Versatile background serves Bears' Toub well

LAKE FOREST _ New Bears special teams coach Dave Toub knows his area of expertise well enough to realize it's one of the most misunderstood aspects of the game. "There's so much to it," he said. "I know most people don't know what's going on because there's a lot more to it than I thought even before I got into it. "Most people think there's just the kicking aspect, but fail to take into account the blocking, tackling and strategy aspects."

Toub came to the Bears from Philadelphia, where he served as special teams assistant three years while also aiding in coaching the defensive line. He inherits one of the more consistently effective Bears weapons in terms of field goal kicker Paul Edinger and return units that include Pro Bowl kick returner Jerry Azumah, standout punt returner R.W. McQuarters, and potential contributors in returners Bobby Wade, Nate Vasher and Bernard Berrian.

In Philadelphia, Toub helped coach special teams units in 2002 which ranked in the top five for average drive starting point after kickoffs and in opponents average starting point.

The idea of a coaching career started for Toub during his affiliation with a former Illinois small college coach. While playing at University Texas-El Paso, Toub was tutored by offensive line coach Max Bowman.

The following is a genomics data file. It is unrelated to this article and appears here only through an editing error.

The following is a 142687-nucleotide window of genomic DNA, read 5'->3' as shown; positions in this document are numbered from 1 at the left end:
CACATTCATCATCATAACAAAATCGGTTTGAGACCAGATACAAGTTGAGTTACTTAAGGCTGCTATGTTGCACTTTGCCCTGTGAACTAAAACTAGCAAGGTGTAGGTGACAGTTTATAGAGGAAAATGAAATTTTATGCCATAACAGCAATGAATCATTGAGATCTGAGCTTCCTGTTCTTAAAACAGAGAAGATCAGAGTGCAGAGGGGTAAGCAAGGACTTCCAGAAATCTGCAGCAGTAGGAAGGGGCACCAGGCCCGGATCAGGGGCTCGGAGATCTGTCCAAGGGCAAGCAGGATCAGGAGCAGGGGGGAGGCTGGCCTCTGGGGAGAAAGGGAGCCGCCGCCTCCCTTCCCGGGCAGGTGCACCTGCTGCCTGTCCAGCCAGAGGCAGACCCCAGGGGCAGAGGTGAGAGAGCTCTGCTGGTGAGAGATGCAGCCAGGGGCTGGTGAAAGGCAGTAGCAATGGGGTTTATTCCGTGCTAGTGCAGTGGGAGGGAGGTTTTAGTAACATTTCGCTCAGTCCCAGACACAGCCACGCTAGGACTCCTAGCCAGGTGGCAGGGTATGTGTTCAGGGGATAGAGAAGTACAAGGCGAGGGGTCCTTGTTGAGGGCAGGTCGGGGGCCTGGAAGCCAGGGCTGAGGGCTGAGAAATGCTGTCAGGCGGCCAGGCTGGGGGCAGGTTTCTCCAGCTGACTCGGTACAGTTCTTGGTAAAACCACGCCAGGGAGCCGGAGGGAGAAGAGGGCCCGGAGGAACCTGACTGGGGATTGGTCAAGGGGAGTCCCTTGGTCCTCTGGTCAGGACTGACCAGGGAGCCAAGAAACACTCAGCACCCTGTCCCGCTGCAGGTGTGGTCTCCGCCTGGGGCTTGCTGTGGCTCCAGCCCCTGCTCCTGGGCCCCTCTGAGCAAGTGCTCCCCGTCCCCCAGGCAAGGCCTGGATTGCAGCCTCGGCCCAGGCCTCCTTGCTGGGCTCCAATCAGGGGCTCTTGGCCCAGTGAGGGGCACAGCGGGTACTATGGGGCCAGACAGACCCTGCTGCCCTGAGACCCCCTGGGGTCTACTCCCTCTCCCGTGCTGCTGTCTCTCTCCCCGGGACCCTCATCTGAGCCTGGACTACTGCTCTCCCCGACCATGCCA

"He had a lot of the qualities I liked in coaches and I thought I would either emulate him or be similar to him in a lot of ways," Toub said. "His demeanor, his tendencies, his consistency and energy were all great."

Bowman went on to start a football program at Greenville College in downstate Illinois just east of St. Louis, and established a winning program. He eventually served as a Buffalo Bills assistant.

With the Eagles, Toub assisted John Harbaugh, father of former Bears quarterback Jim Harbaugh, and called that relationship a career-builder.

"His attention to detail and his knowledge of special teams made him so effective," Toub said. "It was easy to learn a lot in that situation."

At UTEP, Toub coached the offensive line in 1987-88. He coached the defensive line and also strength and conditioning for Missouri from 1989-2000. While at both places, he worked with current Eagles head coach Andy Reid. That past association eventually helped land him a spot in the NFL in 2001.

The time at Missouri brought Toub in contact with the player he called the best he'd ever coached prior to this year.

"Justin Smith at Missouri was a talent, but he was raw," Toub said. "He had unbelievable potential. He was running a 4.5-second (40-yard dash). And his motor, nobody was even close to him. He's an excellent player."

Toub acknowledges working with kickers may be the most difficult challenge facing a special teams coach -- chiefly because it's difficult to relate to most. It can't be any easier handling a kicker like Edinger, who has an unorthodox style.

"I haven't kicked a 20-yard field goal in my life," Toub said. "You watch them, you try to look for technique flaws. You try to get feedback.

" `Why did you miss this?' Then it becomes simpler if you open the communication lines." Toub finds special teams coaching particularly gratifying.

"You work with a lot of different people on the team, and that's something I enjoy," he said. "I think my background as a strength coach was a big part in forming my appreciation for special teams coaching. As strength coach, you worked with the whole team and I touched a lot of people then. In special teams, it's the same way."

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